Insurance Coverage Assistance

Some insurance companies realize that removal of breast implants can be medically necessary for women’s health to improve and will offer policies to cover the removal surgery. Obtain a copy of your insurance policy and review it to see if they are likely to pay for the removal. Generally, the insurance criteria focus on capsular contractures, ruptures, and pain. Accompany one or more medical necessity letter(s) with the specific insurance codes, some are listed below. The process of getting approved may require tenacity and perseverance, if you get denied the first time repeal as many times as necessary. Don’t get discouraged, one lady reapplied three times and then was approved. The key with insurance is really to be persistent. Please see here for the success stories of some women who got their insurance to approve. If you have exhausted the appeals procedure, you can file a complaint with the state insurance commissioner. Finally, if all else fails, you can hire an attorney to write your insurance a letter for failing to cover a medically necessary procedure. Several lawsuits have succeeded in forcing insurance companies to pay, therefore a precedent has been set.

Insurance companies that have covered women:

  • Aetna (link)
  • Aultcare: OH
  • Blue Cross / Blue Shield: NM, WA, OK
  • Cigna: UT, CO
  • Moda: WA
  • United Healthcare: TX

Please note that policies vary by state and coverage depends on your specific medical circumstances.

The National Center for Health Research is a nonprofit organization assisting women who seek health insurance coverage or Medicare coverage for the medically necessary removal of their breast implants. Diane Zuckerman (president) and Farzana Akkas (research and public health fellow) are the contacts there to help women in the insurance process. Their respective emails are:  [email protected] and [email protected]. Message received from them: “If you are having problems with your breast implants, we want to help you succeed in getting health insurance coverage so you can get them removed as soon as possible.  Please reply if you’d like our help!”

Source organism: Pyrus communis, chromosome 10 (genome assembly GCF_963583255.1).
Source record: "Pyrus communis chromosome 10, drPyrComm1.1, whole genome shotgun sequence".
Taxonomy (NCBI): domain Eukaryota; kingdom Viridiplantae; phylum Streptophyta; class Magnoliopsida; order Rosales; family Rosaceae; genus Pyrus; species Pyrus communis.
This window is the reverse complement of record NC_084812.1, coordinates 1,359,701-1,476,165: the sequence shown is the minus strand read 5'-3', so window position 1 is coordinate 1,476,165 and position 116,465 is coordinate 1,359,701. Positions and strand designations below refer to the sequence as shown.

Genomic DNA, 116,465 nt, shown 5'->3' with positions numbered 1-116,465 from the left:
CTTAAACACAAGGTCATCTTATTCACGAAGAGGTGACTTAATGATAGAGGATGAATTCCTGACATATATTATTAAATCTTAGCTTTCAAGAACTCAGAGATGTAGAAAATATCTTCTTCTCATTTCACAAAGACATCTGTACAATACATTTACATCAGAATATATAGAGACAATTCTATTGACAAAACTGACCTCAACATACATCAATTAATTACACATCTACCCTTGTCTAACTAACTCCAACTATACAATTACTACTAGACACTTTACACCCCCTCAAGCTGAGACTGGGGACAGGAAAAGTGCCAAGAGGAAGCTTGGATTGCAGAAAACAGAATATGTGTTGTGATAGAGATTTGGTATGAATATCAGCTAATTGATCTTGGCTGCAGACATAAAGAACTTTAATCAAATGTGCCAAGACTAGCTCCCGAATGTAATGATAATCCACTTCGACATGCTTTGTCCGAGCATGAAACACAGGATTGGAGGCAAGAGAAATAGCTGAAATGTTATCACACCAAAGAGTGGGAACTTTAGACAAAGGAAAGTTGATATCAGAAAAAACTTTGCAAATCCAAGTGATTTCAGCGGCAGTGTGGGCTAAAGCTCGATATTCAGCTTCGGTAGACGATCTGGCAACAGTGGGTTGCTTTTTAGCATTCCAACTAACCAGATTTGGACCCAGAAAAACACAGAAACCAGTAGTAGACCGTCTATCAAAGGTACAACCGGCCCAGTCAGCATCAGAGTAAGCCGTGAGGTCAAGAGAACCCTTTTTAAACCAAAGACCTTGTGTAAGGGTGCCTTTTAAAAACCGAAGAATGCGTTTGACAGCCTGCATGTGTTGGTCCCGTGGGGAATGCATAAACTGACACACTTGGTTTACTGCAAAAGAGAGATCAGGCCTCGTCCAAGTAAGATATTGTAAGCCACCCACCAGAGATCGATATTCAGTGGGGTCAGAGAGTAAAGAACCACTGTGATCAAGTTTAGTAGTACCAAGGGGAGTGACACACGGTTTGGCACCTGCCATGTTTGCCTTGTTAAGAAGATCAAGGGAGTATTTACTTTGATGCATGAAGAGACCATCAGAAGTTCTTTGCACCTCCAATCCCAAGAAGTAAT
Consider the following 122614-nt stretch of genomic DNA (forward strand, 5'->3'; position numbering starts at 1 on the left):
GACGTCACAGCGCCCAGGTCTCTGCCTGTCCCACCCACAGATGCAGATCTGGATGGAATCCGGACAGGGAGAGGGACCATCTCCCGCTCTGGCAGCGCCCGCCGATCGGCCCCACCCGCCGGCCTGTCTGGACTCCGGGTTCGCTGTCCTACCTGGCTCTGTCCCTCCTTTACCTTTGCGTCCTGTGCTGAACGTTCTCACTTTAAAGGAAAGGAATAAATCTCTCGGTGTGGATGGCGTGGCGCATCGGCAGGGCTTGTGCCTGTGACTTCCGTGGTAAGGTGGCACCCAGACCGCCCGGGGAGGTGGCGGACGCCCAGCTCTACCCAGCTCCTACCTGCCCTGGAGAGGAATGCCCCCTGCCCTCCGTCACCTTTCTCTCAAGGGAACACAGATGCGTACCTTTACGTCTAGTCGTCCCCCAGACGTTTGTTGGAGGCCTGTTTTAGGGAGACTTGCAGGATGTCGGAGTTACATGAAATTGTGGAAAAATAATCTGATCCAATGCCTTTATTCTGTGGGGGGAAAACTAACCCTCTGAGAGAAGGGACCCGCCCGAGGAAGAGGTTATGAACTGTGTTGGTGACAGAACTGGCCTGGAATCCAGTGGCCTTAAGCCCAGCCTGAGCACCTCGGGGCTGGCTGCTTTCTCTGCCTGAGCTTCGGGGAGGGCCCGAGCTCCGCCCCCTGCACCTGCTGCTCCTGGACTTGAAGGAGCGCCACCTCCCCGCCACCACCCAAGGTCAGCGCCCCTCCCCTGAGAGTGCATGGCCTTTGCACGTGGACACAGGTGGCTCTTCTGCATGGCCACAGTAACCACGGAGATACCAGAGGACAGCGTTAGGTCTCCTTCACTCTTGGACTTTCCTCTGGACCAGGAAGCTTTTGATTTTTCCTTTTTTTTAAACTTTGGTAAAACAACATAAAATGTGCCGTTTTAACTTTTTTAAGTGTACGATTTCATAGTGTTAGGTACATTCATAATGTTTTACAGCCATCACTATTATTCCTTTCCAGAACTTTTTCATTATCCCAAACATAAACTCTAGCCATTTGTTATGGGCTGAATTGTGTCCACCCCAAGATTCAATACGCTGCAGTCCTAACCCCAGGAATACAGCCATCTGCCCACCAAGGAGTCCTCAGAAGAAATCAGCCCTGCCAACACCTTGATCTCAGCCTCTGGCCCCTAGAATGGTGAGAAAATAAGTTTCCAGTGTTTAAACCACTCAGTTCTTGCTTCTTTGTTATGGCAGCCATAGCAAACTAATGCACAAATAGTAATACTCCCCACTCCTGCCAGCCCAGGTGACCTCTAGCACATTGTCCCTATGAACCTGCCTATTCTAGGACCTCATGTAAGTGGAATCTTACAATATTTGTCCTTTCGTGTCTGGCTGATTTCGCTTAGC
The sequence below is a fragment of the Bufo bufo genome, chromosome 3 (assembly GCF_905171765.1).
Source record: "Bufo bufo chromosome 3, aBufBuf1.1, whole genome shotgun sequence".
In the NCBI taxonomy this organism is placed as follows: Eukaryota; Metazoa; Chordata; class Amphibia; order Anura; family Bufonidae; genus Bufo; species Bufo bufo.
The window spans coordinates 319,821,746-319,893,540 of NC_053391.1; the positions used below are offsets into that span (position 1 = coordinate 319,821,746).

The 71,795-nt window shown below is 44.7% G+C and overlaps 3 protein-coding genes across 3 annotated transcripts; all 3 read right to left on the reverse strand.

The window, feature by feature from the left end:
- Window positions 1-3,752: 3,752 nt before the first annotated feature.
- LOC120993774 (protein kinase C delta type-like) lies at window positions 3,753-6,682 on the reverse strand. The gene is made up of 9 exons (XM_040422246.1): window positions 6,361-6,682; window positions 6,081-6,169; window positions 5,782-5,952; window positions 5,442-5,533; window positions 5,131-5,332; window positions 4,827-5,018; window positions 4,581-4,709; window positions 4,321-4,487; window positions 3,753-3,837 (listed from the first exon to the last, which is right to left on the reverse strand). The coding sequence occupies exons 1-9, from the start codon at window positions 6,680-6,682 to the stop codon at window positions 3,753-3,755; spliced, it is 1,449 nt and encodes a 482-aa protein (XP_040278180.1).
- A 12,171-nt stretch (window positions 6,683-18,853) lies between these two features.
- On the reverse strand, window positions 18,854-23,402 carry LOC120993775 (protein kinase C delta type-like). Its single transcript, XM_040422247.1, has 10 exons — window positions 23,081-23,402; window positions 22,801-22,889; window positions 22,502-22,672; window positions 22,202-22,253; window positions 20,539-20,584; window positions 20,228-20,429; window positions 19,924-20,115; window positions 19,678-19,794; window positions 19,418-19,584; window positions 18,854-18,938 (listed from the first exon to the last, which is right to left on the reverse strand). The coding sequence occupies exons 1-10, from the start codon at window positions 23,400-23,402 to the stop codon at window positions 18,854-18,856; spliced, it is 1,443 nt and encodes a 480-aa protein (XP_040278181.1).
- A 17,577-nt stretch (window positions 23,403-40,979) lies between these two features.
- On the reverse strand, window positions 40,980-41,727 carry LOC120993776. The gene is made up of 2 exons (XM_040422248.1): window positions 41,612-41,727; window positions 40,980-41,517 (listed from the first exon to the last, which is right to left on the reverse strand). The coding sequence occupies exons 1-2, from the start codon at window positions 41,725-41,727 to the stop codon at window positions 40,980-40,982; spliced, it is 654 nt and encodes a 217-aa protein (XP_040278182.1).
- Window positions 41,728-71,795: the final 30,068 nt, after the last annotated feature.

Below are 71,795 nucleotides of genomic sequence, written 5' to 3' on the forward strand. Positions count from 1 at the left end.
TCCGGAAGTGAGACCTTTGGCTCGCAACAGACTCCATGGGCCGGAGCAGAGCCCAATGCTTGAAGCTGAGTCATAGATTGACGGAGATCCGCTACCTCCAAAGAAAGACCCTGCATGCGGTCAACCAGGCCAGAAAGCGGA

Another resource for assistance in the insurance process is Breast Implant Information, sponsored by the National Center for Health Research. If you would like their assistance, please take this short survey, and they should be in touch with you. Or you can also contact them at [email protected] or (844) 295-2212. They recommend taking the following steps and can assist you with them:

  1. Send them a copy of your insurance policy so they can review it.
  2. Get a consultation with plastic surgeon who is experienced in explant.
  3. Ask your surgeon/doctor if they can write a letter of medical necessity and help you file a claim.
  4. File your claim with the relevant medical documents, medical necessity letter, and insurance codes.
  5. If you get approved, congratulations! If you get denied, appeal as many times as necessary.

“If your implants were put in after a mastectomy and your doctor believes that removing your implants is “medically necessary,” then your health insurance is legally obligated to cover your breast implant removal.  Click here to learn more about your rights under the Women’s Health and Cancer Rights Act of 1998 (WHCRA).”1 

If you have a silicone gel breast implant in your body and you were implanted before December 31st, 2006, you can contact the Explant Financial Assistance Program. They can cover up to $5,000. This is if the silicone gel implant is “ruptured or you have other health problems such as inflammation or severe contracture; and you don’t have Medicare or health insurance coverage or the ability to pay for the surgery.” International assistance is also offered but is more difficult, the best way to figure out the logistics is to contact the program.

Medicare and Medicaid often cover the costs of breast implant removal. If you have applied or are on Social Security Disability Insurance (SSD/SSDI) or Supplemental Security Income (SSI) you may be able to have the costs of explantation covered by them. The problem with Medicare is that they do not preapprove anything. Your local Medicare or Medicaid office is likely to have a list of plastic surgeons that accept their coverage. Ensure they will remove the implants with full capsule removal, via en bloc or total capsulectomy.

Insurance companies would save on years or decades of unnecessary medical costs by recognizing the necessity of explant surgery as a cost effective protocol to prevent further systemic illness.

Insurance Codes:

CPT

19371-50 – Periprosthetic capsulectomy, breast – the 50 modifier is for – Bilateral Procedure

ICD 10

T85.49XA – Other mechanical complication of breast prosthesis and implant, initial encounter
T85.79XA – Infection and inflammatory reaction due to other internal prosthetic devices, implants and grafts
T85.84XA – Pain due to internal prosthetic devices, implants and grafts
T85.44XA – Contracture of Breast Prosthesis
T85.43XA – Rupture of Breast Prosthesis
N64.81 – Breast Ptosis
N64.4 – Mastodynia